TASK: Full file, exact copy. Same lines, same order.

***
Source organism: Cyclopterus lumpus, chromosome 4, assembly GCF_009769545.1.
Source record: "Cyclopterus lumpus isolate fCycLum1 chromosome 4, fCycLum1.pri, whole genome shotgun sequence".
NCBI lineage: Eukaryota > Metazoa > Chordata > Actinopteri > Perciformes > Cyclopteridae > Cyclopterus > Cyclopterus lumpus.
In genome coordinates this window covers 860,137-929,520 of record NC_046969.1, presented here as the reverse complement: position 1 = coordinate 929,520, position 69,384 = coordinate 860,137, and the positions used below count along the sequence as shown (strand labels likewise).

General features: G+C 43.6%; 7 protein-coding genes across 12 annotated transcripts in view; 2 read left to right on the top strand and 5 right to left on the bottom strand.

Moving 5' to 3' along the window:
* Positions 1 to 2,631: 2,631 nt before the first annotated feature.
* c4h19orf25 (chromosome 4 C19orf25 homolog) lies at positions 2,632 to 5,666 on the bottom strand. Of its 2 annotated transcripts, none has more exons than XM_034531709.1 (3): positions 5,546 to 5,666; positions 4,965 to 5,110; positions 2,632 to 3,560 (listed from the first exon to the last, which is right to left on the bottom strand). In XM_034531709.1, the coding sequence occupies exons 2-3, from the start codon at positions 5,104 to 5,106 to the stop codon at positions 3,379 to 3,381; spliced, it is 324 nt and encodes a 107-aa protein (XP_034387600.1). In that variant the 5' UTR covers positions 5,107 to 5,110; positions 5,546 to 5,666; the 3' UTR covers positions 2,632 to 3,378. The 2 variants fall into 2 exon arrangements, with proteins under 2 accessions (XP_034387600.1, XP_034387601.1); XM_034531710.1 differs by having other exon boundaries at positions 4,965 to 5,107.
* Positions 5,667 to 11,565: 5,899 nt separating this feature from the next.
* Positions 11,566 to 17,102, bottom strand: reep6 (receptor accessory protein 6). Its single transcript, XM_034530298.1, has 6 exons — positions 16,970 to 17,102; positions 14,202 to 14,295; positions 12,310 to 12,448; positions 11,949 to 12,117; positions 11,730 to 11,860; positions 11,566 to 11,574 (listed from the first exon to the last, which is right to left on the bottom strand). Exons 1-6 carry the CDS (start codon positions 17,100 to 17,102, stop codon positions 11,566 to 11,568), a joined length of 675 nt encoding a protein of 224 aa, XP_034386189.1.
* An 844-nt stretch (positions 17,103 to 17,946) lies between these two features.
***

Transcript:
Source organism: Cyclopterus lumpus, chromosome 4, assembly GCF_009769545.1.
Source record: "Cyclopterus lumpus isolate fCycLum1 chromosome 4, fCycLum1.pri, whole genome shotgun sequence".
NCBI lineage: Eukaryota > Metazoa > Chordata > Actinopteri > Perciformes > Cyclopteridae > Cyclopterus > Cyclopterus lumpus.
In genome coordinates this window covers 860,137-929,520 of record NC_046969.1, presented here as the reverse complement: position 1 = coordinate 929,520, position 69,384 = coordinate 860,137, and the positions used below count along the sequence as shown (strand labels likewise).

General features: G+C 43.6%; 7 protein-coding genes across 12 annotated transcripts in view; 2 read left to right on the top strand and 5 right to left on the bottom strand.

Moving 5' to 3' along the window:
* Positions 1 to 2,631: 2,631 nt before the first annotated feature.
* c4h19orf25 (chromosome 4 C19orf25 homolog) lies at positions 2,632 to 5,666 on the bottom strand. Of its 2 annotated transcripts, none has more exons than XM_034531709.1 (3): positions 5,546 to 5,666; positions 4,965 to 5,110; positions 2,632 to 3,560 (listed from the first exon to the last, which is right to left on the bottom strand). In XM_034531709.1, the coding sequence occupies exons 2-3, from the start codon at positions 5,104 to 5,106 to the stop codon at positions 3,379 to 3,381; spliced, it is 324 nt and encodes a 107-aa protein (XP_034387600.1). In that variant the 5' UTR covers positions 5,107 to 5,110; positions 5,546 to 5,666; the 3' UTR covers positions 2,632 to 3,378. The 2 variants fall into 2 exon arrangements, with proteins under 2 accessions (XP_034387600.1, XP_034387601.1); XM_034531710.1 differs by having other exon boundaries at positions 4,965 to 5,107.
* Positions 5,667 to 11,565: 5,899 nt separating this feature from the next.
* Positions 11,566 to 17,102, bottom strand: reep6 (receptor accessory protein 6). Its single transcript, XM_034530298.1, has 6 exons — positions 16,970 to 17,102; positions 14,202 to 14,295; positions 12,310 to 12,448; positions 11,949 to 12,117; positions 11,730 to 11,860; positions 11,566 to 11,574 (listed from the first exon to the last, which is right to left on the bottom strand). Exons 1-6 carry the CDS (start codon positions 17,100 to 17,102, stop codon positions 11,566 to 11,568), a joined length of 675 nt encoding a protein of 224 aa, XP_034386189.1.
* An 844-nt stretch (positions 17,103 to 17,946) lies between these two features.